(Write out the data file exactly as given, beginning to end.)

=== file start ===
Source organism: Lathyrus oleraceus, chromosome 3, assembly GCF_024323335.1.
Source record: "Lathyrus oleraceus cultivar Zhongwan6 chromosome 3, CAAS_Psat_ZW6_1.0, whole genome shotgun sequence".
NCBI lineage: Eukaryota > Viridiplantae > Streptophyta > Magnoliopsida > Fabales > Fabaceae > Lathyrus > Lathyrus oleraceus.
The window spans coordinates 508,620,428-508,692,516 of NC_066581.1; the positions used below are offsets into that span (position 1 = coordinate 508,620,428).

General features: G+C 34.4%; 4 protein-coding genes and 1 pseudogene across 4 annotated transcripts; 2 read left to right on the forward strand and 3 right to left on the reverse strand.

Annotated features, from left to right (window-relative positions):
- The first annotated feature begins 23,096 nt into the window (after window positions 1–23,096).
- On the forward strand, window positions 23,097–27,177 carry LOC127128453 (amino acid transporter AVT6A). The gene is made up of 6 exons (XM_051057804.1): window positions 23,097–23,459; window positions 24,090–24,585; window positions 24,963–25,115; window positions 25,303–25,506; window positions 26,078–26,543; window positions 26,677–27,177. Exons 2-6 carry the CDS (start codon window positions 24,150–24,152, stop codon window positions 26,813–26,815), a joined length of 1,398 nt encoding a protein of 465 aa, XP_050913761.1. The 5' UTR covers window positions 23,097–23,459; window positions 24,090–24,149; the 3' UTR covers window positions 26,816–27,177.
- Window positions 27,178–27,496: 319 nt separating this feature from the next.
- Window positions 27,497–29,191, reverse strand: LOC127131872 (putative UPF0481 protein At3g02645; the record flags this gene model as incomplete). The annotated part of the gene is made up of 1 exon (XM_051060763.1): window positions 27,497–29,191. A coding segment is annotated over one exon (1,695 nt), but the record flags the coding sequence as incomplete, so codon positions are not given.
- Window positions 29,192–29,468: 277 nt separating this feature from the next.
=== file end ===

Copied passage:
Source organism: Lathyrus oleraceus, chromosome 3, assembly GCF_024323335.1.
Source record: "Lathyrus oleraceus cultivar Zhongwan6 chromosome 3, CAAS_Psat_ZW6_1.0, whole genome shotgun sequence".
NCBI lineage: Eukaryota > Viridiplantae > Streptophyta > Magnoliopsida > Fabales > Fabaceae > Lathyrus > Lathyrus oleraceus.
The window spans coordinates 508,620,428-508,692,516 of NC_066581.1; the positions used below are offsets into that span (position 1 = coordinate 508,620,428).

General features: G+C 34.4%; 4 protein-coding genes and 1 pseudogene across 4 annotated transcripts; 2 read left to right on the forward strand and 3 right to left on the reverse strand.

Annotated features, from left to right (window-relative positions):
- The first annotated feature begins 23,096 nt into the window (after window positions 1–23,096).
- On the forward strand, window positions 23,097–27,177 carry LOC127128453 (amino acid transporter AVT6A). The gene is made up of 6 exons (XM_051057804.1): window positions 23,097–23,459; window positions 24,090–24,585; window positions 24,963–25,115; window positions 25,303–25,506; window positions 26,078–26,543; window positions 26,677–27,177. Exons 2-6 carry the CDS (start codon window positions 24,150–24,152, stop codon window positions 26,813–26,815), a joined length of 1,398 nt encoding a protein of 465 aa, XP_050913761.1. The 5' UTR covers window positions 23,097–23,459; window positions 24,090–24,149; the 3' UTR covers window positions 26,816–27,177.
- Window positions 27,178–27,496: 319 nt separating this feature from the next.
- Window positions 27,497–29,191, reverse strand: LOC127131872 (putative UPF0481 protein At3g02645; the record flags this gene model as incomplete). The annotated part of the gene is made up of 1 exon (XM_051060763.1): window positions 27,497–29,191. A coding segment is annotated over one exon (1,695 nt), but the record flags the coding sequence as incomplete, so codon positions are not given.
- Window positions 29,192–29,468: 277 nt separating this feature from the next.